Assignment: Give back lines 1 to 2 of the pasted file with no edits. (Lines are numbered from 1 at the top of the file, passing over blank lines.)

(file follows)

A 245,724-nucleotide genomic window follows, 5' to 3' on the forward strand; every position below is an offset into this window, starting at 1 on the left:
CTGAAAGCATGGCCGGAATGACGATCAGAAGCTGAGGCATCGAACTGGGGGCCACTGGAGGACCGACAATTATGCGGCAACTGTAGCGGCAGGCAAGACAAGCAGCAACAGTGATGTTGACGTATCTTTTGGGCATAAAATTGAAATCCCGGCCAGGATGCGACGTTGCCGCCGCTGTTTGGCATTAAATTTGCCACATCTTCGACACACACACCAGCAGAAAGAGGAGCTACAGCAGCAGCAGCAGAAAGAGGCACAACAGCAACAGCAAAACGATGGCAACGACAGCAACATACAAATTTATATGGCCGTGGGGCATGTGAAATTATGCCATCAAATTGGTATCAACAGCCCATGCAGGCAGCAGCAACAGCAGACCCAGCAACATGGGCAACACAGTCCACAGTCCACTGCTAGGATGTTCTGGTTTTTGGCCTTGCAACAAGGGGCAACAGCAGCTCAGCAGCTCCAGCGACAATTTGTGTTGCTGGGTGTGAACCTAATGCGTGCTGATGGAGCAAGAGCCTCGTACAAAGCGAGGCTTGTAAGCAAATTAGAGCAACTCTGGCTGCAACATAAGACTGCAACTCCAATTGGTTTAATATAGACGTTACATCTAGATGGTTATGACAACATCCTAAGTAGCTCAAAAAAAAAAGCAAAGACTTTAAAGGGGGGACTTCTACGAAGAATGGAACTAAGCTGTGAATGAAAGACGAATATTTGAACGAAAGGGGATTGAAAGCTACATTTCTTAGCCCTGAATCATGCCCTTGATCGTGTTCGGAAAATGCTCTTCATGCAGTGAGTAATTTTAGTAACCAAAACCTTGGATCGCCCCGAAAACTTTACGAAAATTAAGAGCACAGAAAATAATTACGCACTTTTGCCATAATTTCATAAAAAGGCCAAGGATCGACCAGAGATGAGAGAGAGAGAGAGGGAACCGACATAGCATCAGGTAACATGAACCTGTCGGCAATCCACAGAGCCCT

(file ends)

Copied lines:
A 245,724-nucleotide genomic window follows, 5' to 3' on the forward strand; every position below is an offset into this window, starting at 1 on the left:
CTGAAAGCATGGCCGGAATGACGATCAGAAGCTGAGGCATCGAACTGGGGGCCACTGGAGGACCGACAATTATGCGGCAACTGTAGCGGCAGGCAAGACAAGCAGCAACAGTGATGTTGACGTATCTTTTGGGCATAAAATTGAAATCCCGGCCAGGATGCGACGTTGCCGCCGCTGTTTGGCATTAAATTTGCCACATCTTCGACACACACACCAGCAGAAAGAGGAGCTACAGCAGCAGCAGCAGAAAGAGGCACAACAGCAACAGCAAAACGATGGCAACGACAGCAACATACAAATTTATATGGCCGTGGGGCATGTGAAATTATGCCATCAAATTGGTATCAACAGCCCATGCAGGCAGCAGCAACAGCAGACCCAGCAACATGGGCAACACAGTCCACAGTCCACTGCTAGGATGTTCTGGTTTTTGGCCTTGCAACAAGGGGCAACAGCAGCTCAGCAGCTCCAGCGACAATTTGTGTTGCTGGGTGTGAACCTAATGCGTGCTGATGGAGCAAGAGCCTCGTACAAAGCGAGGCTTGTAAGCAAATTAGAGCAACTCTGGCTGCAACATAAGACTGCAACTCCAATTGGTTTAATATAGACGTTACATCTAGATGGTTATGACAACATCCTAAGTAGCTCAAAAAAAAAAGCAAAGACTTTAAAGGGGGGACTTCTACGAAGAATGGAACTAAGCTGTGAATGAAAGACGAATATTTGAACGAAAGGGGATTGAAAGCTACATTTCTTAGCCCTGAATCATGCCCTTGATCGTGTTCGGAAAATGCTCTTCATGCAGTGAGTAATTTTAGTAACCAAAACCTTGGATCGCCCCGAAAACTTTACGAAAATTAAGAGCACAGAAAATAATTACGCACTTTTGCCATAATTTCATAAAAAGGCCAAGGATCGACCAGAGATGAGAGAGAGAGAGAGGGAACCGACATAGCATCAGGTAACATGAACCTGTCGGCAATCCACAGAGCCCT